Let’s Give Thanks…For Being “Unbiblical”

As Thanksgiving approaches, it is incumbent upon us to count our blessings, to remind ourselves of the multiple good things in our lives. (Complaining is far too easy these days, especially if you care at all about public policy and the state of the nation. )

A recent post to the Civic Literacy blog by Don Knebel makes a pretty compelling case for the proposition that a lack of “bible-based” lawmaking should top our list of gratitude-inducing items.

Most of us simply shrug off the constant drumbeat from the theocratic Right about our “secular” laws and the need to “return to biblical principles.” Don’s post demonstrates something I’ve long suspected: these pious frauds have no idea what most of those principles actually were or are. (My personal favorite from Don’s extensive list: Public execution by stoning would be required for “stubborn and rebellious” children.  Deuteronomy 21:18-21. If I’d only known….)

Click through for a truly edifying lesson in “bible law.”


  1. Sheila; wonder if it would help to start a movement for a National Day of Prayer to save the theocratic right – and the rest of us – from their abstract version of Christianity? Accomplishing this would certainly be a blessing – maybe not this Thanksgiving but Christmas and Hanukkah will soon be upon us, what better time to hope and pray for a miracle?

    Not really a pun intended here as I pray daily that this government would begin working for the country and the people and stop working for themselves.

    Happy Thanksgiving; I remember your message last year about your wonderful family celebration…a true picture of a real family with much to be thankful for.

  2. How long before we learn that what we live is what we believe. Our daily life is our religion. ‘You connot serve god and mammon.’ (Sound strange comming from me?)

  3. Your piece (and Don’s listing) is especially relevant the day after SCOTUS decided to take up the Hobby Lobby and companion case which claims that for-profit corporations can be exempted from laws that violate their religious tenants. Hopefully Justice Scalia will hold to what he had to say a decade ago in Employment Division vs. Smith, in which he joined the majority in upholding laws banning peyote for certain ceremonies which Native Americans performed as part of their religious beliefs. Essentially that was to say that if each and every claim of religious exemption were honored, laws would be useless.

    Otherwise, I can see it now: “We at General Motors, having restricted issuance of our shares to those holding to the biblical principles of the (insert name here) faith, which confirms the God-ordained raising of men over women, hereby declare that paying the two genders equal pay for equal work is a violation of our most cherished beliefs, and enforcement a form of religious persecution.”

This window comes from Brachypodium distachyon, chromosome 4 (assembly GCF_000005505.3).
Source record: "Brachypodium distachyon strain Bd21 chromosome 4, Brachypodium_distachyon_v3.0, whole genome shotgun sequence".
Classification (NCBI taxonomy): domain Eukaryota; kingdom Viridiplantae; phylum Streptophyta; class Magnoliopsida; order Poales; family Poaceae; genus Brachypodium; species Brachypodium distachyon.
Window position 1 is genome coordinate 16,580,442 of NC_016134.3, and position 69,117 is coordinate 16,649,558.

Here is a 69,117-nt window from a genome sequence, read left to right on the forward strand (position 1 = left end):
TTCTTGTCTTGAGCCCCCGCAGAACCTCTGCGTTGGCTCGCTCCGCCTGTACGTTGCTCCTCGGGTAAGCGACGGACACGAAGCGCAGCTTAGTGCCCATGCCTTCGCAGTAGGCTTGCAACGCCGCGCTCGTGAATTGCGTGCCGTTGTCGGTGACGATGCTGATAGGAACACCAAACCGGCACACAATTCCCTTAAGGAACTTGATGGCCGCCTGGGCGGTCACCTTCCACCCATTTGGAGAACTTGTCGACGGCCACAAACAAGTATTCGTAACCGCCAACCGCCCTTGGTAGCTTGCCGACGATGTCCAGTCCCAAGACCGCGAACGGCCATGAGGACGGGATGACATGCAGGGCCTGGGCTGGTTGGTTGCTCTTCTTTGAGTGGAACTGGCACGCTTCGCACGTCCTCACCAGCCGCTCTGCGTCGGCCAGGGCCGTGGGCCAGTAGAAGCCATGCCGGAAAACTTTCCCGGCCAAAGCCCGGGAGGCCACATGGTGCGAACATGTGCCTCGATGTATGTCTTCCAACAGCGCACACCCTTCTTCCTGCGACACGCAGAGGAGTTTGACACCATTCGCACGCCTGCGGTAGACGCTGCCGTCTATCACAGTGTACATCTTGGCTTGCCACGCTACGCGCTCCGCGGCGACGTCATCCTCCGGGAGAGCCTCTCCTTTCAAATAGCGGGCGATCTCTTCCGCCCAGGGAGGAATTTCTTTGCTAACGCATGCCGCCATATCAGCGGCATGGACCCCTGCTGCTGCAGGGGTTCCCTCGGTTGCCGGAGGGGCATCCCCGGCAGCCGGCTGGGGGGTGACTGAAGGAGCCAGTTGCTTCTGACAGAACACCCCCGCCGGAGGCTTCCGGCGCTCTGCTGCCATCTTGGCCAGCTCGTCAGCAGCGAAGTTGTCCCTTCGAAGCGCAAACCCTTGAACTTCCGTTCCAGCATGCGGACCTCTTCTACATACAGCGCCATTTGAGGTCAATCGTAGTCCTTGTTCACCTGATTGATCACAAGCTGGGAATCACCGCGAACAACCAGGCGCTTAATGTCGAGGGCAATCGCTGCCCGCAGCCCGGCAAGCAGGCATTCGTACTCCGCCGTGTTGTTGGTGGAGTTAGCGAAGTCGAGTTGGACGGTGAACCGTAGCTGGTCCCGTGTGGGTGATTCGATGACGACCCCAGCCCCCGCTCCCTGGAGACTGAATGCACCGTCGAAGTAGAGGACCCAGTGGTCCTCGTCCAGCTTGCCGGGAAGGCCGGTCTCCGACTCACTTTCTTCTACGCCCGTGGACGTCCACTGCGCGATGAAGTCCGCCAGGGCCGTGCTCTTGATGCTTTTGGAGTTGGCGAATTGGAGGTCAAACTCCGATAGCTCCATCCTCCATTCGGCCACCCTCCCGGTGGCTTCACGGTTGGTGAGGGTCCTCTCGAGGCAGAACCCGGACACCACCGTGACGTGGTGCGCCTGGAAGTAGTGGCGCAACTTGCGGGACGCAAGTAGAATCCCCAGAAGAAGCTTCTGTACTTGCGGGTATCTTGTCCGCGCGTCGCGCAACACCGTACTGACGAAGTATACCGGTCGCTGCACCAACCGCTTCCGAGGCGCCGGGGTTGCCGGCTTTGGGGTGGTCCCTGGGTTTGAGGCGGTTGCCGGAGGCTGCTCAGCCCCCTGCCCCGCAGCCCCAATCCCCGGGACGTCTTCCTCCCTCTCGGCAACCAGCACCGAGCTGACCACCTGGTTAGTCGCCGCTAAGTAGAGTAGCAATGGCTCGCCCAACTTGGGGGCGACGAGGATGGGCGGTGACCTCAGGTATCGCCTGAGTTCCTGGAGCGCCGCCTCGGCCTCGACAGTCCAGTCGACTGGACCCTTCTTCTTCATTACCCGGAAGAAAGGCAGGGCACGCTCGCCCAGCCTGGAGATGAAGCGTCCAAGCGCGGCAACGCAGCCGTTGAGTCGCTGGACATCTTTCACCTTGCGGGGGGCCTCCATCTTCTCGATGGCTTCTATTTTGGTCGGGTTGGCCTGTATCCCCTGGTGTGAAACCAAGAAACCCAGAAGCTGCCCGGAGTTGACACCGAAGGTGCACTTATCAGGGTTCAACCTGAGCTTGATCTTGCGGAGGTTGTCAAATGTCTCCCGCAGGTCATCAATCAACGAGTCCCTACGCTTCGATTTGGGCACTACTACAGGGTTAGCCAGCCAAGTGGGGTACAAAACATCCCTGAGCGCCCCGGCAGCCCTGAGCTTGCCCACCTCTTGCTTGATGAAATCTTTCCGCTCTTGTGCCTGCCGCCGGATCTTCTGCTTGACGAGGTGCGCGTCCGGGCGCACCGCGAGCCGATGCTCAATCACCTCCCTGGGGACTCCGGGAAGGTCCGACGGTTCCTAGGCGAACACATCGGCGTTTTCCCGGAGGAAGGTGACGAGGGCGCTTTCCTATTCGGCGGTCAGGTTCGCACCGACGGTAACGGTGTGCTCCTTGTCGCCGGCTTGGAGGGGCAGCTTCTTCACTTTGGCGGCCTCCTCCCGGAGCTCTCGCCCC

“And what’s good for General Motors is good for America”.

  4. Matthew 6:24 – No one can serve two masters; for either he will hate the one and love the other, or else he will be loyal to the one and despise the other. You cannot serve God and mammon.

    Back to my good old Webster’s New Collegiate Dictionary: Mammon; material wealth or possessions, as having a debasing influence. Mammonist; one devoted to the ideal or pursuit of wealth.

    The GOP, spouting their version of Bible quotes, laws and meanings while being supported by the Tea Party led by Koch brothers and The Donald and their ilk, are not serving God or their constituents…they serve only themselves. So; Brother Earl, you are on target with your observation but I would make one change…THEIR daily life is THEIR religion. They are trying to force it on us but have lost sight of the meaning of all Jesus’ preachings.

    Sorry I haven’t gotten away from being biblical; but I do give thanks for the blessings in my life and try hard to accept the losses by remembering others have less and their troubles are more devastating. A daily battle; some days I win, some days I lose. Some days I get the bear; some days the bear gets me. That is as unbiblical as I can do right now.

  5. I mis-spoke a bit above….the decision I was referring to came out in 100-, not ten years ago. And it was a First Amendment case before the RFRA (Religious Freedom Restoration Act) was passed. My understanding is that the current cases are based on that law, but suspect there are also First Amendment arguments to be made also.

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